Now, Microsoft might seem like a strange bedfellow for an open-source company, but the company continues to make great strides in the open-source arena recently. Microsoft has embraced Linux as a fully-supported operating system on its Azure cloud service. (CEO Satya Nadella proclaimed “Microsoft loves Linux” in foot-high letters at a press event back in October.) Microsoft supports Hadoop with Azure HDInsight and has partnered with Hortonworks to extend open-source Hadoop for the enterprise. (In 2013, Microsoft open-sourced REEF to provide a big-data analytics framework for YARN.) The .NET Core is now open-source, providing an alternative developer framework to Java.
Microsoft has been an active participant in many other open source projects, too. There are over 1,600 OSS projects from Microsoft on CodePlex and GitHub. Microsoft engineers have actively contributed to the Linux kernel for years, and the company has contributed to open source community projects including Chef, Puppet, Docker, MongoDB, Redis and OpenJDK. Microsoft blogs regularly provide information and resources for open-source tools, including Chef, Puppet and Docker.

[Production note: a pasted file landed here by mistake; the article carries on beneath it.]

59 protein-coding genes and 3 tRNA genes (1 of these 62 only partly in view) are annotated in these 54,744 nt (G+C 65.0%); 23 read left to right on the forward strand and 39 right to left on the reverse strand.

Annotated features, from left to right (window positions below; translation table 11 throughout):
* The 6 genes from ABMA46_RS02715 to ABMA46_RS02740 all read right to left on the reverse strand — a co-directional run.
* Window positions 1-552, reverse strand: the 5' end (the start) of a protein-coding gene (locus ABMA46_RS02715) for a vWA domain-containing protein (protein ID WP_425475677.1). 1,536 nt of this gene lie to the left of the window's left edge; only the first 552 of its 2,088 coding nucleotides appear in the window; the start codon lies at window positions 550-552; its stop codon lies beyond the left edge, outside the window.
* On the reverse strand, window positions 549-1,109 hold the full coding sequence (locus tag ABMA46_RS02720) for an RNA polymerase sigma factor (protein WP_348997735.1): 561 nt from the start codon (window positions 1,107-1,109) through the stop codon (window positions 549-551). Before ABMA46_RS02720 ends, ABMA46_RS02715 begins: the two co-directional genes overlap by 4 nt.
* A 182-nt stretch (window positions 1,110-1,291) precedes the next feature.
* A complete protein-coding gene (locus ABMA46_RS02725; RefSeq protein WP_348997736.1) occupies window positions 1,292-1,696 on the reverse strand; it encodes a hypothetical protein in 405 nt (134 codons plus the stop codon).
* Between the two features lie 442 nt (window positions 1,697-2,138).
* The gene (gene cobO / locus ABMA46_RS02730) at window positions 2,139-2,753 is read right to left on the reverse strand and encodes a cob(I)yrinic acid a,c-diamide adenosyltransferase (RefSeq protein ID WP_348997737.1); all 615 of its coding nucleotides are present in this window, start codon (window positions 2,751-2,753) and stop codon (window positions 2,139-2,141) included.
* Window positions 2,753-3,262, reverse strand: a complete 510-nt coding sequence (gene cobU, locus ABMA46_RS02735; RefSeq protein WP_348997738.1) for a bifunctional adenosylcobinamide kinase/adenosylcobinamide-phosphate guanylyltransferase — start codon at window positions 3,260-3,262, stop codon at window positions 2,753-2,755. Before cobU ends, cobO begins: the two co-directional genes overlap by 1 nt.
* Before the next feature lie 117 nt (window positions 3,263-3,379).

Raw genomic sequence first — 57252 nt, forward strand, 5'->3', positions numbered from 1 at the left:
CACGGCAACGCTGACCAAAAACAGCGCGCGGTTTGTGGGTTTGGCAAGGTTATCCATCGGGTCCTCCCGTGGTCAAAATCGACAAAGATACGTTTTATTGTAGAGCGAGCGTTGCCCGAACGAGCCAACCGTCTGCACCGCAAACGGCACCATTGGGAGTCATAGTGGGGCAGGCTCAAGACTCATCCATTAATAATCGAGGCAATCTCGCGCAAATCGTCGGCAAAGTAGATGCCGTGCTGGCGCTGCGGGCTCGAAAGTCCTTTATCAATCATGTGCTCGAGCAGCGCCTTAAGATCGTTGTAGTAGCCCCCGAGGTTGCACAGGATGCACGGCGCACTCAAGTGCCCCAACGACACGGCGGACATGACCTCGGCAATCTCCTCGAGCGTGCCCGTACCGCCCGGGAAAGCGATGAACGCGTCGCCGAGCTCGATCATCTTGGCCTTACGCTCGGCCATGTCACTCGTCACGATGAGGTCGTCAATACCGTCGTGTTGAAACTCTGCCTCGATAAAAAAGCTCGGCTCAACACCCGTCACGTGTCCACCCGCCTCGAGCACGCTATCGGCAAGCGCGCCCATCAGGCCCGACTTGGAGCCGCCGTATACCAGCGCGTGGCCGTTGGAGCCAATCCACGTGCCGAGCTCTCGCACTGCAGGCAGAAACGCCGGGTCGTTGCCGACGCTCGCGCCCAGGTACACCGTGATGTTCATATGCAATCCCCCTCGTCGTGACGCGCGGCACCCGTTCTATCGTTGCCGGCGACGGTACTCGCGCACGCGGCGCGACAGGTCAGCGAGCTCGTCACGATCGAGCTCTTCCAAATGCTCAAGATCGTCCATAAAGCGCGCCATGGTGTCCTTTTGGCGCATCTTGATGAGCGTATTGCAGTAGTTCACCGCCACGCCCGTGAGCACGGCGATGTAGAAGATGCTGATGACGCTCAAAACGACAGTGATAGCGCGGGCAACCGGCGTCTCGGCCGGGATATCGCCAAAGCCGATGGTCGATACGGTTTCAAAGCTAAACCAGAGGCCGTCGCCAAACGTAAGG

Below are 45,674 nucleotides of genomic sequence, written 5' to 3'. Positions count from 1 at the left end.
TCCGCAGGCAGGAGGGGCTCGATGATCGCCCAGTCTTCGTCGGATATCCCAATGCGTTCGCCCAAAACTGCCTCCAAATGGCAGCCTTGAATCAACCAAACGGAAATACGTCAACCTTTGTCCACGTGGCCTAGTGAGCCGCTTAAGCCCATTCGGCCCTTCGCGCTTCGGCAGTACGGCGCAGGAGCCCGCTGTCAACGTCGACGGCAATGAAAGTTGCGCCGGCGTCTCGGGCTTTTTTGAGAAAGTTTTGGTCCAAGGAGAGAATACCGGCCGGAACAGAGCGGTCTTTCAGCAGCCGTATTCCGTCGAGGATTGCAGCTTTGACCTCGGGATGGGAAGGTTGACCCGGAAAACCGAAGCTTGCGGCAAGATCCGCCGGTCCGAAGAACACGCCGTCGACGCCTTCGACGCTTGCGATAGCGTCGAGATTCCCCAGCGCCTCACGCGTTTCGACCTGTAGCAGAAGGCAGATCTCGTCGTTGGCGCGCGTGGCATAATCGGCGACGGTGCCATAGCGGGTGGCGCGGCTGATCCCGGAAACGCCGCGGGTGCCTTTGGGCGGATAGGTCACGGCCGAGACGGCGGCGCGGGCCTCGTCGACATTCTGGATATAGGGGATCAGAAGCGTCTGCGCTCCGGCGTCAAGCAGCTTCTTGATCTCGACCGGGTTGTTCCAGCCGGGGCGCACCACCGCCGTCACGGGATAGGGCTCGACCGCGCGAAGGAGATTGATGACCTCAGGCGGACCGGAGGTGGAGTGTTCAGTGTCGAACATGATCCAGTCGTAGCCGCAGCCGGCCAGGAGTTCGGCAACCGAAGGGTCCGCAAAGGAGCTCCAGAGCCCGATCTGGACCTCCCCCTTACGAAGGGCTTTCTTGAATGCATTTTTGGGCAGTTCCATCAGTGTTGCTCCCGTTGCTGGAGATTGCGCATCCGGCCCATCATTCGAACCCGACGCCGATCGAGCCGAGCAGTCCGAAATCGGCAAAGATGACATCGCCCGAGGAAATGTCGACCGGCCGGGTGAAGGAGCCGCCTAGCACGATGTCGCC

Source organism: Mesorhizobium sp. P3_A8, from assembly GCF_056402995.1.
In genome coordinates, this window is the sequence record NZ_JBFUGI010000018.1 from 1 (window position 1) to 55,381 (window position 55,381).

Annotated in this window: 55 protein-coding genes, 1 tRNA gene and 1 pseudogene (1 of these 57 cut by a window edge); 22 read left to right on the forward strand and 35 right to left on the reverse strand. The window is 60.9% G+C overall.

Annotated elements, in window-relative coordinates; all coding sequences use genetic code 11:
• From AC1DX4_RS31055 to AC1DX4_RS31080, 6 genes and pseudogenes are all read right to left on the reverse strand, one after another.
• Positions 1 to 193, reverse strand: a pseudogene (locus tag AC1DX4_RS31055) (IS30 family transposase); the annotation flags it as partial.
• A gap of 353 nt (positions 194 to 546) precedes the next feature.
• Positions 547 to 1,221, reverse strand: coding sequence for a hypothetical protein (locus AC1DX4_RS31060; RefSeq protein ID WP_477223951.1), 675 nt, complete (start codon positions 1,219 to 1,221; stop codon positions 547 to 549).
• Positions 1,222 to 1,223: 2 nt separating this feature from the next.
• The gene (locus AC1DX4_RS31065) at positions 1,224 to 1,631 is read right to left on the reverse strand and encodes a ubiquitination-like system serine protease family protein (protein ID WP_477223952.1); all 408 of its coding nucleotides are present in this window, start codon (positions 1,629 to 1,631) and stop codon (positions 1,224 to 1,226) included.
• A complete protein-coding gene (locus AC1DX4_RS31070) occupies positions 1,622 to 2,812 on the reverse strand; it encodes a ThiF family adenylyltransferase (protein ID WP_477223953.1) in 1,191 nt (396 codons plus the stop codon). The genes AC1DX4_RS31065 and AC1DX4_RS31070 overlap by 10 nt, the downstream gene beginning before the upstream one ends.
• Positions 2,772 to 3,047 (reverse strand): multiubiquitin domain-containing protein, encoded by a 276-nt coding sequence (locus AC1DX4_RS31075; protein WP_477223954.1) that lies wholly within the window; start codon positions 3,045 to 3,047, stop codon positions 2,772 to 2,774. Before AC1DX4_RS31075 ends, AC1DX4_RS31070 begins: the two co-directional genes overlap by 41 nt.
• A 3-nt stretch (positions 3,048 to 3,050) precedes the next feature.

And Microsoft is a big user of R. Microsoft used R to develop the match-making capabilities of the Xbox online gaming service. It’s the tool of choice for data scientists at Microsoft, who apply machine learning to data from Bing, Azure, Office, and the Sales, Marketing and Finance departments. Microsoft supports R extensively within the Azure ML framework, including the ability to experiment and operationalize workflows consisting of R scripts in MLStudio.